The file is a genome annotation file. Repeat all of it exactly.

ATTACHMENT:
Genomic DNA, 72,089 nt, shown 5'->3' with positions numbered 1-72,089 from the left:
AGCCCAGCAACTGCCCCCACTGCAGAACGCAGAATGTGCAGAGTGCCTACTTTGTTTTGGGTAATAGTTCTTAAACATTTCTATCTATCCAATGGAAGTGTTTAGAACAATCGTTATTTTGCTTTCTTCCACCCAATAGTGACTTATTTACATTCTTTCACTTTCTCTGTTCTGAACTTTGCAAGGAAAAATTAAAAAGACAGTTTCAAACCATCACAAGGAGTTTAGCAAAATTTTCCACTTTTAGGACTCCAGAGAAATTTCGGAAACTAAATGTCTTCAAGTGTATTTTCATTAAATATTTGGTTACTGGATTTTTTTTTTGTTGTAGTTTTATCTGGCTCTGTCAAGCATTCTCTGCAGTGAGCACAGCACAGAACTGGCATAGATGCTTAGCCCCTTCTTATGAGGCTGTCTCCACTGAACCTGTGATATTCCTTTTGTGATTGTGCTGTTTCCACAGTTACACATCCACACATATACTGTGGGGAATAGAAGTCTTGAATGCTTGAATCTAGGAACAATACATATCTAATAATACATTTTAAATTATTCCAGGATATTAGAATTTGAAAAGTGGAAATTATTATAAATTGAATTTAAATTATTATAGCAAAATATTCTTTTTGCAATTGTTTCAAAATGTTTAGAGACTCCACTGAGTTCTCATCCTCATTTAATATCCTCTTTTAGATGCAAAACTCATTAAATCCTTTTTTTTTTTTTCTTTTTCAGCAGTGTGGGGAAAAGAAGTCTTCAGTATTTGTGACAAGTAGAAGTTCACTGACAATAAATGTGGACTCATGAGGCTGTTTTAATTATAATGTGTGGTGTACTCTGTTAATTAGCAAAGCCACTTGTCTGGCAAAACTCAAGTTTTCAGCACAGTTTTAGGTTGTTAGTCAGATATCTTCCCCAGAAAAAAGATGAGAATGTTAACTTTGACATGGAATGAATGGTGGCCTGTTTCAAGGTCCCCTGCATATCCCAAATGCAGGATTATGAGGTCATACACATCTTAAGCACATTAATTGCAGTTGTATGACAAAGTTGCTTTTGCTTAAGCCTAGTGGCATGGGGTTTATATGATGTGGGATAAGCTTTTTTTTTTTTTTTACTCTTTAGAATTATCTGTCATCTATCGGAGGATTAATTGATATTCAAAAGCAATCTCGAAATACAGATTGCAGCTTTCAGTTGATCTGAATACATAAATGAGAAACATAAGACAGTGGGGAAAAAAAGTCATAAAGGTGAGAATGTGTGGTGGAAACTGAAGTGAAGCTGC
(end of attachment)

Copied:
Genomic DNA, 72,089 nt, shown 5'->3' with positions numbered 1-72,089 from the left:
AGCCCAGCAACTGCCCCCACTGCAGAACGCAGAATGTGCAGAGTGCCTACTTTGTTTTGGGTAATAGTTCTTAAACATTTCTATCTATCCAATGGAAGTGTTTAGAACAATCGTTATTTTGCTTTCTTCCACCCAATAGTGACTTATTTACATTCTTTCACTTTCTCTGTTCTGAACTTTGCAAGGAAAAATTAAAAAGACAGTTTCAAACCATCACAAGGAGTTTAGCAAAATTTTCCACTTTTAGGACTCCAGAGAAATTTCGGAAACTAAATGTCTTCAAGTGTATTTTCATTAAATATTTGGTTACTGGATTTTTTTTTTGTTGTAGTTTTATCTGGCTCTGTCAAGCATTCTCTGCAGTGAGCACAGCACAGAACTGGCATAGATGCTTAGCCCCTTCTTATGAGGCTGTCTCCACTGAACCTGTGATATTCCTTTTGTGATTGTGCTGTTTCCACAGTTACACATCCACACATATACTGTGGGGAATAGAAGTCTTGAATGCTTGAATCTAGGAACAATACATATCTAATAATACATTTTAAATTATTCCAGGATATTAGAATTTGAAAAGTGGAAATTATTATAAATTGAATTTAAATTATTATAGCAAAATATTCTTTTTGCAATTGTTTCAAAATGTTTAGAGACTCCACTGAGTTCTCATCCTCATTTAATATCCTCTTTTAGATGCAAAACTCATTAAATCCTTTTTTTTTTTTTCTTTTTCAGCAGTGTGGGGAAAAGAAGTCTTCAGTATTTGTGACAAGTAGAAGTTCACTGACAATAAATGTGGACTCATGAGGCTGTTTTAATTATAATGTGTGGTGTACTCTGTTAATTAGCAAAGCCACTTGTCTGGCAAAACTCAAGTTTTCAGCACAGTTTTAGGTTGTTAGTCAGATATCTTCCCCAGAAAAAAGATGAGAATGTTAACTTTGACATGGAATGAATGGTGGCCTGTTTCAAGGTCCCCTGCATATCCCAAATGCAGGATTATGAGGTCATACACATCTTAAGCACATTAATTGCAGTTGTATGACAAAGTTGCTTTTGCTTAAGCCTAGTGGCATGGGGTTTATATGATGTGGGATAAGCTTTTTTTTTTTTTTTACTCTTTAGAATTATCTGTCATCTATCGGAGGATTAATTGATATTCAAAAGCAATCTCGAAATACAGATTGCAGCTTTCAGTTGATCTGAATACATAAATGAGAAACATAAGACAGTGGGGAAAAAAAGTCATAAAGGTGAGAATGTGTGGTGGAAACTGAAGTGAAGCTGC